Today we welcome Cyberdyke to Mostly Mystery for a guest post on Track Changes. I use this in Word but didn’t realize that it was common in most programs so am thrilled to add this to my toolbox.
I recently gave an article of mine to a friend to proofread. I recommended that she use Track Changes, as it would make it faster to see her suggestions. She had no idea what I was referring to. Every writing/word processing program has a form of Track Changes which can help you do just that.
I think we’ve all been there. There’s a point in the novel where you get stuck. Nothing’s working or you just can’t see what’s next. For plotters, this may be a place where you have the outline but whatever is supposed to come next doesn’t seem quite right. For pantsers, it’s the same thing except we might not know what the next beat or plot point is.
What to do? There are a lot of different ideas on this. You can try to power through it. I’ve never found that… Continue reading
When is a Clue Not a Clue? When it’s a Red Herring.
I’ve just unearthed a cozy that I started and abandoned a few years ago after an idea for a paranormal seized my imagination. The desertion was made easier by the fact that my mystery was floundering.
All my life I’ve devoured mystery stories. My trips through the library stacks began and ended in the section where all the spines had yellow Sherlock stickers. Since whodunnits and gothics topped my reading wish lists, it seemed like a no-brainer to choose the mystery… Continue reading
Have you ever wondered whether or not the books you read have names, places, or happenings that are actually personal to the author? It’s like thinking about songs that you loved and wondering how they came to be written and what they mean to the composer.
While only my first mystery novel, Three May Keep a Secret, is actually published, I have two more coming down the runway. The second, Marry in Haste, will be out June 22, 2016, and the third is done except for the last chapter… Continue reading
Point of View has always been important but seems to be a bit of a hot topic these days. It’s a powerful device and one of the first decisions a writer needs to make. Getting it right the first time saves a lot of time in re-writing.
John Gilstrap recently spoke at the meeting for my local writers’ group, Riverside Writers. John writes commercial thrillers and so it was with great interest that I listened to the tips he had for us. While this blog is mostly about mysteries, I found… Continue reading
As a former teacher, I’m well aware of the old joke about the pregnant teacher who can’t think of a good name for the upcoming baby because each name she thinks of has some darker association with a former student. “I can’t name him ‘Ben’ because of that teenager I had in class named Ben who was always whispering obscene things under his breath to the girls who sat around him.” This problem doesn’t matter when naming characters rather than children.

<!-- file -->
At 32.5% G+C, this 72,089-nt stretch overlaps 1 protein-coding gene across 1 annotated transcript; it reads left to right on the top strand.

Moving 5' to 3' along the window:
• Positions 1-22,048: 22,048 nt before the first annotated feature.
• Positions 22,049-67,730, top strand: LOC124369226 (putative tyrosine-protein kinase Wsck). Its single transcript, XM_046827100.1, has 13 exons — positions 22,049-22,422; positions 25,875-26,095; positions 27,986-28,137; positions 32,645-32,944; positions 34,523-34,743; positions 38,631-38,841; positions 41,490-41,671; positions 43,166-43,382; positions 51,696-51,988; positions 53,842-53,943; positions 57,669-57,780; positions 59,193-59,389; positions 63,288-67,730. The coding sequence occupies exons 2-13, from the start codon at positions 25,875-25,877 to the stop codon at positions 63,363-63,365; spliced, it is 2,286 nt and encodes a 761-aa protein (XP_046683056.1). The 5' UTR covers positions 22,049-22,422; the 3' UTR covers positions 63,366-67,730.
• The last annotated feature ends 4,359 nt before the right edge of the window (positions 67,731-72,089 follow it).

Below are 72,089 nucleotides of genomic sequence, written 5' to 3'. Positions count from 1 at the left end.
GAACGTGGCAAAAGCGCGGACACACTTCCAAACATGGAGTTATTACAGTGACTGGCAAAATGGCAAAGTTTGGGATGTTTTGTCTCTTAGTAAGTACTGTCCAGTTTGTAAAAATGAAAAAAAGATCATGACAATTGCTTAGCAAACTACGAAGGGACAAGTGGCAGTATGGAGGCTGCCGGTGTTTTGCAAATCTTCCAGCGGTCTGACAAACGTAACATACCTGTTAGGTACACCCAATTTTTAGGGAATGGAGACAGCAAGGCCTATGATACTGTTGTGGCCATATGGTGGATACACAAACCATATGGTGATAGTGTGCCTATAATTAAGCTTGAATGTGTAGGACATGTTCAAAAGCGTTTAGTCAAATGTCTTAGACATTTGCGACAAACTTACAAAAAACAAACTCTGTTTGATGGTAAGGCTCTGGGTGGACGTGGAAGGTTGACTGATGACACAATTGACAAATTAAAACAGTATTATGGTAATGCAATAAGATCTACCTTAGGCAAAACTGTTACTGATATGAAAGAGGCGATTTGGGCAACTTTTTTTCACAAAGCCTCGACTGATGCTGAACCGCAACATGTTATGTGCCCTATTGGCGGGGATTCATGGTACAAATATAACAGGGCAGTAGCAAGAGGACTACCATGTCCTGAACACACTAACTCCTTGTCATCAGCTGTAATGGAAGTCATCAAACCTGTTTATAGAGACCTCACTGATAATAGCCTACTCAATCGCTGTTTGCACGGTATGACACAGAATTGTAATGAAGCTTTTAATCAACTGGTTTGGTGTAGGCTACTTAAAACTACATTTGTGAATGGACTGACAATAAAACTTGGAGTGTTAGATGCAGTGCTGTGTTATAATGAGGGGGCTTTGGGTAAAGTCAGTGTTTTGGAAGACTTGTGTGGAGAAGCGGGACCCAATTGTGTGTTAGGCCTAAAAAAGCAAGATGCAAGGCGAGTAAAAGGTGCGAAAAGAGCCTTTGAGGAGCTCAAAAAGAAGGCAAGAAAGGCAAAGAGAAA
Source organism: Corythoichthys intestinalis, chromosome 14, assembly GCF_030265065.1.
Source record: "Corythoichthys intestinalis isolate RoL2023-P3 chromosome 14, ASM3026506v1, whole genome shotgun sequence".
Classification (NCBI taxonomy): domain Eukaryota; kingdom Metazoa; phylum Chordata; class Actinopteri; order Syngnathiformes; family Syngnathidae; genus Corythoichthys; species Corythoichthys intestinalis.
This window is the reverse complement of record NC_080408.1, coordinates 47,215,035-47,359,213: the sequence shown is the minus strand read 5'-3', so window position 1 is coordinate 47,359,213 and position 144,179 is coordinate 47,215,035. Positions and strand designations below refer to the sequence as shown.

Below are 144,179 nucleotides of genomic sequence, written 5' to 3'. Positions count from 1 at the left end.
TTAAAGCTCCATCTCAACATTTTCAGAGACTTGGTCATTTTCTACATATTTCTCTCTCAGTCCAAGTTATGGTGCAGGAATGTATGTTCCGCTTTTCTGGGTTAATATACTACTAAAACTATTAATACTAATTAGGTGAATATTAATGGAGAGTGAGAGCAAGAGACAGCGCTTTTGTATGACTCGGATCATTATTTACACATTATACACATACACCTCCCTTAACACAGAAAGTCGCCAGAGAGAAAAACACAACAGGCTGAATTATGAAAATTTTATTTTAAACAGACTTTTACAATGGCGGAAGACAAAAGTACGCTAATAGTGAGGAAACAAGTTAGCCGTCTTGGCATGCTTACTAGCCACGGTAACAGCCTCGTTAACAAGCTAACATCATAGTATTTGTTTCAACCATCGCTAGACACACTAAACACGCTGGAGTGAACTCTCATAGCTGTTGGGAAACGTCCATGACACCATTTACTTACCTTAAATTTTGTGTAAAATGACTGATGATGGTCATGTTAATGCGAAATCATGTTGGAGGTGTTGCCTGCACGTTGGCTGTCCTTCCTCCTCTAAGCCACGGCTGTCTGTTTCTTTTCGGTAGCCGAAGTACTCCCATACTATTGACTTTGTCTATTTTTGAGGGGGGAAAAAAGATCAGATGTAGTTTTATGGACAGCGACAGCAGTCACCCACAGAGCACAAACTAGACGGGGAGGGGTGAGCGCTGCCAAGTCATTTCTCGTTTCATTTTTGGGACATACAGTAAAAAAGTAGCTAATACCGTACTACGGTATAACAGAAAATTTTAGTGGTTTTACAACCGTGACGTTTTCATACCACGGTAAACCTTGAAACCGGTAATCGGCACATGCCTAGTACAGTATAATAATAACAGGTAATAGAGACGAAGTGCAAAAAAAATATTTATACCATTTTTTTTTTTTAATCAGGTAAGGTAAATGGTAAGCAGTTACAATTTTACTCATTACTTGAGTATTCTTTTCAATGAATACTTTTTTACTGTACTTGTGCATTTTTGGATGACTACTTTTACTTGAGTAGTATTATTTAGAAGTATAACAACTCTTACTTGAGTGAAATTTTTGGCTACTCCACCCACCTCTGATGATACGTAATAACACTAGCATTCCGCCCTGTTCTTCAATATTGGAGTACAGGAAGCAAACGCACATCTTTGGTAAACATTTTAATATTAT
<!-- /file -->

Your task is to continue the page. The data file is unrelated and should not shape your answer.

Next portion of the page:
I just finished a mystery/thriller by a New York Times bestselling author, someone whom I’ve read sporadically over the years, usually quite happily. This particular book is set in the 1980s but was published not long ago, so it’s not one of the author’s early works. Yet reading it was a slog when her technique and years of writing experience should have made it a slam-dunk.
We all know the phenomenon that happens when a book is truly good — time is suspended as we enter… Continue reading
Literary opportunities can pop up when you least expect them. This past weekend provided one for me. It was Marblehead’s annual Fourth of July extravaganza—fireworks and a special five-day event called Festival of Arts. From July 1st through the 5th, our town celebrated all forms of art including drawing, painting, printmaking, sculpting, photography, crafts, films, and writing.
I availed myself of the opportunity to view the hundreds of exhibits… Continue reading
I’ve always liked stories about lawyers and the law, “To Kill a Mockingbird,” starting me off in a big way in childhood. Being from the South, the book has always had a special resonance with me, and, really, who doesn’t love Atticus Finch — or Gregory Peck?
Now that I’m writing my own novels, I’ve learned to appreciate lawyerly books – and movies and TV — even more, not just as pure entertainment but also as little instruction manuals on how to tell rich and satisfying tales, no matter the… Continue reading
How many of us have been telling a story, gotten through one part and said, “And then…” I think we’ve all done it. I know I have. And it works to keep the story moving. In writing, it’s a bit different. I attended a workshop this past weekend and while I learned a lot of things, the most important was to substitute “and then” or to know that if my scene ends and you would say “and then,” that it’s not working as well as it should be.